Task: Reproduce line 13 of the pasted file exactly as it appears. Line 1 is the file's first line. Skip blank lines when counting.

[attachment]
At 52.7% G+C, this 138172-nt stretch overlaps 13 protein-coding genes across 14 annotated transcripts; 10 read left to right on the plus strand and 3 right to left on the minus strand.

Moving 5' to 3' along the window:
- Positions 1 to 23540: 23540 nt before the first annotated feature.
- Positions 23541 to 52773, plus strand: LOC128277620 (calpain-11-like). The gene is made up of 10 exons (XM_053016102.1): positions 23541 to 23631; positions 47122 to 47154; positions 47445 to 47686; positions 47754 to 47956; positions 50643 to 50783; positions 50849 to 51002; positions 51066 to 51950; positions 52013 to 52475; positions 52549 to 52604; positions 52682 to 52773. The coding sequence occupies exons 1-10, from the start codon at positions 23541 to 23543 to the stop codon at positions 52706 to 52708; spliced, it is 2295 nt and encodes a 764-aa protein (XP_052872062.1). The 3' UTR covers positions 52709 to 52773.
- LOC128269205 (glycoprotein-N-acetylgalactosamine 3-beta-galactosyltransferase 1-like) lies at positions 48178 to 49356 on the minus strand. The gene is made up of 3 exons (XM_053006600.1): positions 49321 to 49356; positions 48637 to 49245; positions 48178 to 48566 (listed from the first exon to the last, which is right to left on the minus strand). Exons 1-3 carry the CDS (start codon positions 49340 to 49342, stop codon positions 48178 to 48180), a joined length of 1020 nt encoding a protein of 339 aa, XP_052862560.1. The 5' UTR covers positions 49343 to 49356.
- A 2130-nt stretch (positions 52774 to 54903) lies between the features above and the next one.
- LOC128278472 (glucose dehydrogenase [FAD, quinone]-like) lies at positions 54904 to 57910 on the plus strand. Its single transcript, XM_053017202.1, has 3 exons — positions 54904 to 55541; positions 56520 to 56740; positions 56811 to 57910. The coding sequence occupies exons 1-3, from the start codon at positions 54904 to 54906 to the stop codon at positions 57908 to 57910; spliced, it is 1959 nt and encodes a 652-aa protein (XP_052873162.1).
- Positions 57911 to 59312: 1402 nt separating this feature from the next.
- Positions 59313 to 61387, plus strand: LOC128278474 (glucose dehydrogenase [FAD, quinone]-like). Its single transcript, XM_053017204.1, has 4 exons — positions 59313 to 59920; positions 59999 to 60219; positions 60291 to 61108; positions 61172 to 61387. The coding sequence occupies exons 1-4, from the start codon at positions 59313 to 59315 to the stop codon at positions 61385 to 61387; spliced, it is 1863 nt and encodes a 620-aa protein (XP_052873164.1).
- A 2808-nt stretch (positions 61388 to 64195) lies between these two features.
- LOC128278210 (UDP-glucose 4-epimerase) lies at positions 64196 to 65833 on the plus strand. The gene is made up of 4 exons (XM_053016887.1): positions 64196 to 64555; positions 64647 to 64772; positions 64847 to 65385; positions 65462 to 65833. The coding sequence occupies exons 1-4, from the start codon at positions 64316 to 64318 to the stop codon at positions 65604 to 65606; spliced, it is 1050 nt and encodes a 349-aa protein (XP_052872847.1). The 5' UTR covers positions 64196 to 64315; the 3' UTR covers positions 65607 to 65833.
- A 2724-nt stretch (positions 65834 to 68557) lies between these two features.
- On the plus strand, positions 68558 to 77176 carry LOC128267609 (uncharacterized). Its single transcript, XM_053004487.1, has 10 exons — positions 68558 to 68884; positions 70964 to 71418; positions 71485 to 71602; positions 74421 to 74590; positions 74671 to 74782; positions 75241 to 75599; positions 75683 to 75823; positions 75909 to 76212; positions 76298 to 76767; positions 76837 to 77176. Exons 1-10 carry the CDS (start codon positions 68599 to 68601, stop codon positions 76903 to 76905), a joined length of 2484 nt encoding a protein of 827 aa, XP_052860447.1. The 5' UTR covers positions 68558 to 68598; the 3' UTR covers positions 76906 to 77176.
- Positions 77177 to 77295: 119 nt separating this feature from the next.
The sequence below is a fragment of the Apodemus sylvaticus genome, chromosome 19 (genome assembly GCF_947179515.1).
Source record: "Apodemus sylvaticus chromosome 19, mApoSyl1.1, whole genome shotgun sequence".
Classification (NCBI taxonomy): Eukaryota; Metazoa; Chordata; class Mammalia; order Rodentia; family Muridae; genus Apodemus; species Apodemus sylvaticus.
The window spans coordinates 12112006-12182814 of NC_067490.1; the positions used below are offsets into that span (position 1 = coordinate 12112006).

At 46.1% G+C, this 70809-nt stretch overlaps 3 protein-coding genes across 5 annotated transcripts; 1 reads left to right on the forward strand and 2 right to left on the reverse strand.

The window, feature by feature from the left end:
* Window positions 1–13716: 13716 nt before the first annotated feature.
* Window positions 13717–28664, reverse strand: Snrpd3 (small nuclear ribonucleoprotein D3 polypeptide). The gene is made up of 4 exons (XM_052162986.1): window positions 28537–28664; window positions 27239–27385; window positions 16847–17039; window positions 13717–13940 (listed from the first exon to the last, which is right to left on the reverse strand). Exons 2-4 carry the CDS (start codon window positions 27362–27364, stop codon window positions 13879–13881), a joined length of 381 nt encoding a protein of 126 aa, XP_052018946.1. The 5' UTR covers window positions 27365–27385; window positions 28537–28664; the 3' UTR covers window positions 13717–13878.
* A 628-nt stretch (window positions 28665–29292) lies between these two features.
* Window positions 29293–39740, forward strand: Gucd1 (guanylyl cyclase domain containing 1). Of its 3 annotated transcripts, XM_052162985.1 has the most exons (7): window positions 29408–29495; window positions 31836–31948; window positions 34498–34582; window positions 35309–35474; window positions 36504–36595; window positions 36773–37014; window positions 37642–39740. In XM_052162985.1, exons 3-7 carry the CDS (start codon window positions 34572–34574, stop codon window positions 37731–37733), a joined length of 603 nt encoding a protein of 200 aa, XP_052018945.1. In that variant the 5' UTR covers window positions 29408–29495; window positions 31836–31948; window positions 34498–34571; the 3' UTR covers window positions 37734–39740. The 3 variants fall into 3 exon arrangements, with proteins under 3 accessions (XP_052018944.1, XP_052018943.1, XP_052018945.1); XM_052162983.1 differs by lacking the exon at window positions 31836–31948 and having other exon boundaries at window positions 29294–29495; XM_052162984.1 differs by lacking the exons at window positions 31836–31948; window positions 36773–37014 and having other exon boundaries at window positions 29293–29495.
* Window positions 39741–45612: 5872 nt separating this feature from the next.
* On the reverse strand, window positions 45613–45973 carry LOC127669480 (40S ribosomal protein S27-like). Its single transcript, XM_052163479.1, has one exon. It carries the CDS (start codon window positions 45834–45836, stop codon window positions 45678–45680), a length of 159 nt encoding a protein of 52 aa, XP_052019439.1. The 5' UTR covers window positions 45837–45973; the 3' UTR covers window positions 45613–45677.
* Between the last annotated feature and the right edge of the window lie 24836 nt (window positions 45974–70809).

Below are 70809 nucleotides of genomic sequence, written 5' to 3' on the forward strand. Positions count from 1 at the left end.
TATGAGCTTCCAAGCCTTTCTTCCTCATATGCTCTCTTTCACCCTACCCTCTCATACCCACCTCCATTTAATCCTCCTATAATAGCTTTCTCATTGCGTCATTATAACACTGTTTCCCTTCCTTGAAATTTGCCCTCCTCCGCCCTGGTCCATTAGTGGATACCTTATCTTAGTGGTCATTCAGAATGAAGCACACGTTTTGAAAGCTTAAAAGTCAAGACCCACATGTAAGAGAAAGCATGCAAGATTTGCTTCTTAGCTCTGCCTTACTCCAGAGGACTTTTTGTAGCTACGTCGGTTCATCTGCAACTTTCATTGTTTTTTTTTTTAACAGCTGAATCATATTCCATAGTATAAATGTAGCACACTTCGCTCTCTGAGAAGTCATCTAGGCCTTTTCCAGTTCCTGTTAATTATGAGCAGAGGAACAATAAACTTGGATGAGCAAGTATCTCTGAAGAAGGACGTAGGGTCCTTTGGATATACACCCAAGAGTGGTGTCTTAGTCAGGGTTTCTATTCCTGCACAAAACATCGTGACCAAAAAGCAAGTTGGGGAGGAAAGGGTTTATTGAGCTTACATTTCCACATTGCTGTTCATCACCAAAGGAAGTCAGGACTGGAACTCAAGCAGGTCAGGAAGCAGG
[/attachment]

- On the plus strand, positions 68558 to 77176 carry LOC128267609 (uncharacterized). Its single transcript, XM_053004487.1, has 10 exons — positions 68558 to 68884; positions 70964 to 71418; positions 71485 to 71602; positions 74421 to 74590; positions 74671 to 74782; positions 75241 to 75599; positions 75683 to 75823; positions 75909 to 76212; positions 76298 to 76767; positions 76837 to 77176. Exons 1-10 carry the CDS (start codon positions 68599 to 68601, stop codon positions 76903 to 76905), a joined length of 2484 nt encoding a protein of 827 aa, XP_052860447.1. The 5' UTR covers positions 68558 to 68598; the 3' UTR covers positions 76906 to 77176.